Rosen Asks DHS Secretary About Status of DACA Applications, Protections for Applicants in Wake of Court Ruling

WASHINGTON, D.C. – Today, during a hearing of the Senate Homeland Security and Governmental Affairs Committee (HSGAC), U.S. Senator Jacky Rosen (D-NV) questioned Alejandro Mayorkas, Secretary of the U.S. Department of Homeland Security (DHS), about the current state of the DACA program in the wake of a federal judicial ruling that halted the program, the status of DACA applications submitted before the ruling, and protections for applicants. A transcript of the Senator’s exchange can be found below, and a video of the Senator’s full exchange can be found here. 

ROSEN: As you know, DACA and TPS have provided critical protections for thousands of Nevadans. Unfortunately, as you’re also aware, a Texas federal judge ruled just two weeks ago that the DACA program is unconstitutional. [The court] is halting new DACA applications and leaving aspiring Dreamers vulnerable and uncertain about their futures. This situation is an example of why it’s crucial that we immediately pass immigration reform through any means, including the budget reconciliation process.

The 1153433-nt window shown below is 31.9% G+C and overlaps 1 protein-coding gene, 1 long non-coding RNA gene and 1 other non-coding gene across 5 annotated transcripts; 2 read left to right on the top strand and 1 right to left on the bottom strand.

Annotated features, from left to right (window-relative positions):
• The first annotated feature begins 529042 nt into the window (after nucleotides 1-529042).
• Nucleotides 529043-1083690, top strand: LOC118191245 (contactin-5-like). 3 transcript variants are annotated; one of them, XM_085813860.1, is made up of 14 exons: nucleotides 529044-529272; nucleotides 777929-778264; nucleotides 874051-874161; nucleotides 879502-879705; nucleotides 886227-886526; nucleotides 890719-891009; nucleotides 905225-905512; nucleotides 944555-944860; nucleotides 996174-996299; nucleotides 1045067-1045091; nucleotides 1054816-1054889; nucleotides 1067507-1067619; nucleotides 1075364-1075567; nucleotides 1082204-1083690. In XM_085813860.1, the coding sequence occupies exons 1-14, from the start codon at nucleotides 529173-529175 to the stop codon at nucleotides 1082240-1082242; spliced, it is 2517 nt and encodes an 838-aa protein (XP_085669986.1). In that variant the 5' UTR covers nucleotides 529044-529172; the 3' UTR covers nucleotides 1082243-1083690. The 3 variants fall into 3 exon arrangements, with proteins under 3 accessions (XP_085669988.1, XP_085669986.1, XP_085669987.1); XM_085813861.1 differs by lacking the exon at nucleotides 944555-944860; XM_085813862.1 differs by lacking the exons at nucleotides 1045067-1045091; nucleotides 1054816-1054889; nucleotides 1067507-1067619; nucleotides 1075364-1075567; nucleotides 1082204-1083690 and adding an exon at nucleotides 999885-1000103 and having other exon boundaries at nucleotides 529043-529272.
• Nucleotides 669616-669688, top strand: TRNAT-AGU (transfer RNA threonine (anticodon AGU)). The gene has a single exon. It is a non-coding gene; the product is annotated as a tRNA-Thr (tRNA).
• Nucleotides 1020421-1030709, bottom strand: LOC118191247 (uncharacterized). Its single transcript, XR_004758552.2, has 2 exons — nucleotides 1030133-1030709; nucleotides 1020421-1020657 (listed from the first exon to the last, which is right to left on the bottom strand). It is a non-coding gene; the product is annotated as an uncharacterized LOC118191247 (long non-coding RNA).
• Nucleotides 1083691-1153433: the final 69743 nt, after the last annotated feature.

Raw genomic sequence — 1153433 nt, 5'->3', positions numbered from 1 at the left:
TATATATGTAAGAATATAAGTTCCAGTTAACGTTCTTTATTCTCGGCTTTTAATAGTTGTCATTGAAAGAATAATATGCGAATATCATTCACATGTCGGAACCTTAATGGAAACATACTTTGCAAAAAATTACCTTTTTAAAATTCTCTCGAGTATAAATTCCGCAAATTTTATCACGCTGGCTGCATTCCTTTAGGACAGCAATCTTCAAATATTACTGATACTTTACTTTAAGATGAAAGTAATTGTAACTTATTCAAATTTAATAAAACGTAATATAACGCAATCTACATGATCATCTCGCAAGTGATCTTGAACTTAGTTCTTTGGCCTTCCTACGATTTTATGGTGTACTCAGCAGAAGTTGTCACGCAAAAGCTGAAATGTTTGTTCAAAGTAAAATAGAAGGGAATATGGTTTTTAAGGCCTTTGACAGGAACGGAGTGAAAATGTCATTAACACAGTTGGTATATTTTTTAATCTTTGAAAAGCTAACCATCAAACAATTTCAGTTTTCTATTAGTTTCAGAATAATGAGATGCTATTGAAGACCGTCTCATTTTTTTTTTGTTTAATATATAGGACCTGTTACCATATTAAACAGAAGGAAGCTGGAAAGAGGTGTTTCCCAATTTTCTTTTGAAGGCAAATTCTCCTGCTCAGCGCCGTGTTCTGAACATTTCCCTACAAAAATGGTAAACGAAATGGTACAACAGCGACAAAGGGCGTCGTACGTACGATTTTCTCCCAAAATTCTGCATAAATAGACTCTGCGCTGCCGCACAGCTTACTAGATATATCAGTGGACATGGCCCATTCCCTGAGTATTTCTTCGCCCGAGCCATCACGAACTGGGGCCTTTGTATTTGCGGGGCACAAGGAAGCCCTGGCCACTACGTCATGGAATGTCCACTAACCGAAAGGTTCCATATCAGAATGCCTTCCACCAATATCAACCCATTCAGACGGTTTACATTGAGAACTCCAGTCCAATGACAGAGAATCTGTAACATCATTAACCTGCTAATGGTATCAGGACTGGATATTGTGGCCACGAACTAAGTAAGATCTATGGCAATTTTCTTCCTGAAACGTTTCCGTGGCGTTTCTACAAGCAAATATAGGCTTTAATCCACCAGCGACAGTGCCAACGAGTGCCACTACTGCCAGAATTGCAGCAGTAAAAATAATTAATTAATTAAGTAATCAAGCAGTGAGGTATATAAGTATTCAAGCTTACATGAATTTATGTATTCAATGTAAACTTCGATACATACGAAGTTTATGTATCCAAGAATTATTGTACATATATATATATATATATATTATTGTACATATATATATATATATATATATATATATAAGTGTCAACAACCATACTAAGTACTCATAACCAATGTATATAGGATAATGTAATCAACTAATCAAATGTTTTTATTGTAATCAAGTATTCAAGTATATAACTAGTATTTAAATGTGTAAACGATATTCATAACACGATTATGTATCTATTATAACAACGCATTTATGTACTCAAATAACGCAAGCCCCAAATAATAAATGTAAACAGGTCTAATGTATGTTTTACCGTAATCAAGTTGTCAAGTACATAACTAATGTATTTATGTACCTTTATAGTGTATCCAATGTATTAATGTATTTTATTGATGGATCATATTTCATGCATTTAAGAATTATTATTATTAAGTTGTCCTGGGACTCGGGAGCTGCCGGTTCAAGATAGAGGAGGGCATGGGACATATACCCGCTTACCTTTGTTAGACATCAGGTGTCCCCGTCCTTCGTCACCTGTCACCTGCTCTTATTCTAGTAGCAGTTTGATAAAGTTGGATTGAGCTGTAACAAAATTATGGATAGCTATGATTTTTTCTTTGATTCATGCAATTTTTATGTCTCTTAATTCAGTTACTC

Secretary Mayorkas, how is this court ruling impacting DACA applications that were submitted prior to the court’s misguided ruling, and what can the Administration do to help individuals who have already submitted their applications and were not processed before July 16th?

MAYORKAS: Senator, thank you very much for your question. As I think you know, I was the Director of U.S. Citizenship and Immigration Services, and it was that incredible agency that I led in the implementation of DACA. 

 I cannot overstate the importance of passing legislation to bring stability to individuals – the youth who qualify for DACA. That is a permanent solution and one that will resonate across the country. The DACA program is so very popular with the American people for all the right reasons. 

We are not able to process new applications for DACA or to continue with applications filed in light of the judge’s ruling. We are continuing to litigate that case, and within the bounds of the law, and within the bounds of the judge’s ruling, we are seeking to fortify the DACA program, but there is no substitute for the permanent solution that Congress can deliver.

 ROSEN: Thank you. Sometime later, can you provide, in writing, the number of DACA applications that were pending on, or before, the day of that ruling, please, so we have an idea of how many are there?